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Khichdi 2

Supriya Pathak talks about playing the endearingly dumb Hansa in Khichdi 2

After a theatrical release last November, the absurdity, the gags and the silliness return on Zee5 as the Parekh family’s adventure transcends various landscapes – cities, beaches, snow-clad mountains, deserts, and caves

Sudeshna Banerjee | Published 07.03.24, 12:13 PM
Supriya Pathak (centre) as Hansa in a poster of Khichdi 2: Mission Paanthukistan

Supriya Pathak (centre) as Hansa in a poster of Khichdi 2: Mission Paanthukistan

Sourced by the Telegraph

It was first served as a TV series in 2002 on Star Plus. The second course, titled Instant Khichdi, aired in 2004 on Star One. Then came a third helping, in the form of a movie in 2010. More than 13 years later, the makers returned with a second movie Khichdi 2: Mission Paanthukistan, in which the Parekh family goes on an adventure to save the world with Praful playing a double role and also serving as an emperor of a fictional country. After a theatrical release last November, the absurdity, the gags and the silliness return on Zee5 as the Parekh family’s adventure transcends various landscapes – cities, beaches, snow-clad mountains, deserts, and caves. t2 catches up with Supriya Pathak, who plays the endearingly dumb Hansa, whose pairing with Praful is a key ingredient of Khichdi.

So you are serving another installment of Khichdi with an intriguing title. What is Paanthukistan?


Yes! The story is about the same Parekh family. Paanthukistan is a fictitious place. The family has been given a mission to go there and solve the problem of a tyrant’s rule. The fun is in the journey. The story is how, in their innocence and naivete, Hansa, Praful and Himanshu solve so many of the terrible things that are happening. They don’t have any ulterior motive. It’s a place jo paan thook ke gandha ho gaya, a dirty place, and the story is about how they clean it up.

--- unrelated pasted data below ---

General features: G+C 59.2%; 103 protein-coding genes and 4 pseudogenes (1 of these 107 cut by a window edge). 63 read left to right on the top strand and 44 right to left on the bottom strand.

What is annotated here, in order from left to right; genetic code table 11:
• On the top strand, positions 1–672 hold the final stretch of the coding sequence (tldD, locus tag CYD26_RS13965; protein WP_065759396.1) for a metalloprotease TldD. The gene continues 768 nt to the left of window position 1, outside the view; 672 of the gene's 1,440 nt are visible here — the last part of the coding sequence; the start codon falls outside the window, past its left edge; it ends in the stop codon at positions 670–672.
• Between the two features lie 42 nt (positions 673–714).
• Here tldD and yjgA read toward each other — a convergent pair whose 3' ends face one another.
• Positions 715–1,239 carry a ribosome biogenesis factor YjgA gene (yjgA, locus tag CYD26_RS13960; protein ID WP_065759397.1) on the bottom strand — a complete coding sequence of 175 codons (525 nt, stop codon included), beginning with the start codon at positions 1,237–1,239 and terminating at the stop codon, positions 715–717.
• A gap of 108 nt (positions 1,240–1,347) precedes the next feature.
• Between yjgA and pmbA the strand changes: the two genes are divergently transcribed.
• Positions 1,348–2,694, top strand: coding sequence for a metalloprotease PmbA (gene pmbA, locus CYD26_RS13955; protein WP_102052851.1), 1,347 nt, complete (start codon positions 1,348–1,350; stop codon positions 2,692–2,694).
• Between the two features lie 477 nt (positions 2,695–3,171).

Where did you shoot?

The set was in Bombay itself. But we went to Bhuj and a beach town called Mandvi in Kutch. There was also a song that they shot in Switzerland.

Every time there is a reboot of the franchise, be it in a sequel like Instant Khichdi or Khichdi: The Film, do you see the characters progressing in any way?

We have been doing Khichdi for 20-21 years. The first Khichdi film was in 2010. My character Hansa does not age. It is said happy people like Hansa don’t age badly. People who like these characters don’t want them to change. They enjoy the things that they do. It is a stressbuster for them. The characters make them leave their problems behind and laugh.

What about technological changes like mobile phones and Internet? Do they come into the story?

Yes, those things have been included in the show. But technology does not make much of a difference to a character like Hansa. Of course, she can use a mobile to reach out to (her husband) Praful. But other than that, there is not much change. Today everything is at the click of a button. When she needs to know the meaning of something in English, she could ask (sister-in-law) Jaysree also. Even if Jaysree didn’t know, she could check on Google. But that is not who Hansa is. She would not do that. In an earlier episode, when Hansa did not understand something, someone started giving her the correct answer but Hansa stopped him, saying: “Nahin, nahin, mujhe Praful samjhayenge.” For her, life begins and ends with Praful. Even the spectators are interested only to know what kind of explanation Praful will give to the English word. I have received mail from people who have taken up English words and explained them in a way that they think Praful would do it. That explanation is what they enjoy. No one is interested in the meaning.

In Mohan Niwas, where the young generation wants to sell off the house but cannot because of the elderly Babuji Tulsidas Parekh, there is surprisingly no malice and everyone stays together. While the first part of the premise is true in many of today’s families, the second half is not.

See, we don’t go by logic. What we are trying to show through the story is that a family can stay together and be happy in any situation. That is what we have to strive for in life. Ek jethani aur devrani hai jo apas mein ladte nahin hai. Though the jethani is so stupid, the devrani is not upset with her. Hansa never questions Jayasri and Jayasri will do everything for Hansa. Life can be simple if people can adjust to each other. Not one person, the entire lot has to adjust.